The JEI is organized around three tracks - Discovery Schools (through in-classroom technology, e-curricula and teacher training), lifelong learning and IT industry development - all of which are advancing well.
How does this project compare to other educational initiatives around the world?
Tae Yoo: One of the JEI's attributes is that it was designed from the start to become a model that can be replicated in other parts of the world. Also, it's a true public/private partnership, overseen by the WEF.
Another important distinction is the Jordanian government's solid commitment and vision to integrate online and blended learning throughout every school in the entire kingdom.
Can you talk about the plans to transfer this model to other countries?
Tae Yoo: Once the pilot program is up and running, we'll look at best practices on all levels - including curriculum development, the most efficient ways to wire schools and methods of engaging local and international companies and improving collaboration. We'll be able to produce documents and tools to help others take advantage of these best practices.
Neighboring countries have already been in contact with the Jordanian Ministry of Education, expressing an interest in beginning similar initiatives. So it seems very promising that this educational model will expand beyond Jordan in the not-too-distant future.
Have you made any interesting discoveries based on your experience to this point?
Tae Yoo: One thing that has become very clear is that the high level executive support this initiative enjoys - both in the private and public sectors - is, in fact, critical for success. The personal involvement and support of His Majesty King Abdullah II of Jordan, John Chambers, and leaders from other government bodies and global companies have enabled us to move forward as quickly and successfully as we have.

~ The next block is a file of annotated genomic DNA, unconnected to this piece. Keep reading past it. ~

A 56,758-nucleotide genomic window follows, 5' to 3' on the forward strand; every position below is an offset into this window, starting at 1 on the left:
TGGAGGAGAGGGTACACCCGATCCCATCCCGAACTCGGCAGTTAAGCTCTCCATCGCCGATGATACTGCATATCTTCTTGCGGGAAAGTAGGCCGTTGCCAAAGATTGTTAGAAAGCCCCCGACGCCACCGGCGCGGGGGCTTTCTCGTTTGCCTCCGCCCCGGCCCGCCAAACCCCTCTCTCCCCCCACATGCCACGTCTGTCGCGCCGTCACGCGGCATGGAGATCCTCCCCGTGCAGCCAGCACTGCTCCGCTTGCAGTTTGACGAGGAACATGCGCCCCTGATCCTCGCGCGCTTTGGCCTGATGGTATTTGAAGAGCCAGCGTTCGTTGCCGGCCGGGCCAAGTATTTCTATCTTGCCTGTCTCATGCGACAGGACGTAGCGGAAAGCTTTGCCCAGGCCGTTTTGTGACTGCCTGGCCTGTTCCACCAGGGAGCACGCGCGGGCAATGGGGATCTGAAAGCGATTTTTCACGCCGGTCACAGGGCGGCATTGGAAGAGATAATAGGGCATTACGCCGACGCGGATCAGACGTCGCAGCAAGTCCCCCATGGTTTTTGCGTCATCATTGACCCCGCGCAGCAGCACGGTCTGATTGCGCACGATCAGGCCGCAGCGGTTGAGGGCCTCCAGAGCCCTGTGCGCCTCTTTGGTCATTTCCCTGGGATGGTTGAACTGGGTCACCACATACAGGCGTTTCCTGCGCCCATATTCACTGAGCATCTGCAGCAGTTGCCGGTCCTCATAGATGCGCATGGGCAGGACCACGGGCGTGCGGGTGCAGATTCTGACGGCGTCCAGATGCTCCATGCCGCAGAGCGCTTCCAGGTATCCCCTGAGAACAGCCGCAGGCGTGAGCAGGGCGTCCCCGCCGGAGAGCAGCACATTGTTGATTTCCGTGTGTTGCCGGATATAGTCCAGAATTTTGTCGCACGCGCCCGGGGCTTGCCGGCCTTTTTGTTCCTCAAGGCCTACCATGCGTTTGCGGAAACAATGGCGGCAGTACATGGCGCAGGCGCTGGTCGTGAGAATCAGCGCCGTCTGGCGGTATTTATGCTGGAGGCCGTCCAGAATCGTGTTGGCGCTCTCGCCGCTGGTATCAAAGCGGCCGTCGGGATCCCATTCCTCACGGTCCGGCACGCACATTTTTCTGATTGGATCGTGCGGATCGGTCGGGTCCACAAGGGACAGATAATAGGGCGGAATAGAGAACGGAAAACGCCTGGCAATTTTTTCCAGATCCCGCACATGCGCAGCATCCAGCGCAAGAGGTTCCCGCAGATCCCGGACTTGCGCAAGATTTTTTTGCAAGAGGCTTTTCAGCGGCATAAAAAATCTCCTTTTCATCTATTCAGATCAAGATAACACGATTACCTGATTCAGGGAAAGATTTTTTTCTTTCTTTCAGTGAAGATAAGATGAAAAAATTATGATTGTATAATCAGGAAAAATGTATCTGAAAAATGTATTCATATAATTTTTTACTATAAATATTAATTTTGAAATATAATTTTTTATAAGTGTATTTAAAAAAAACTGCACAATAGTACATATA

What kinds of results are you seeing so far?
Tae Yoo: There has been tremendous progress in all three tracks. As just a few examples, international IT companies like IBM, Sun Microsystems, Intel and HP are actively working on in-classroom technology; a comprehensive math e-curriculum matrix, aimed at young children to teenagers, and 500+ math lesson plans have been developed; Ministry of Education teachers and supervisors have received training on the new pedagogical approaches in the JEI.
But perhaps the best indication of the JEI's impact is its human dimension - what it has meant to Jordanian children and teachers even at this early stage. Rubicon CEO Randa Ayoubi, who is intimately involved in this project, reports that in schools where JEI conducted pre-pilot tests, children practically begged the teachers for more lessons. Teachers are helping to develop these lessons and in the process learning how to design curriculum for online and blended learning environment. Those that are involved in developing the math e-curricula are thrilled to be able to work on concrete solutions to problems within the educational system, and they testify to a renewed enthusiasm and pride in their profession.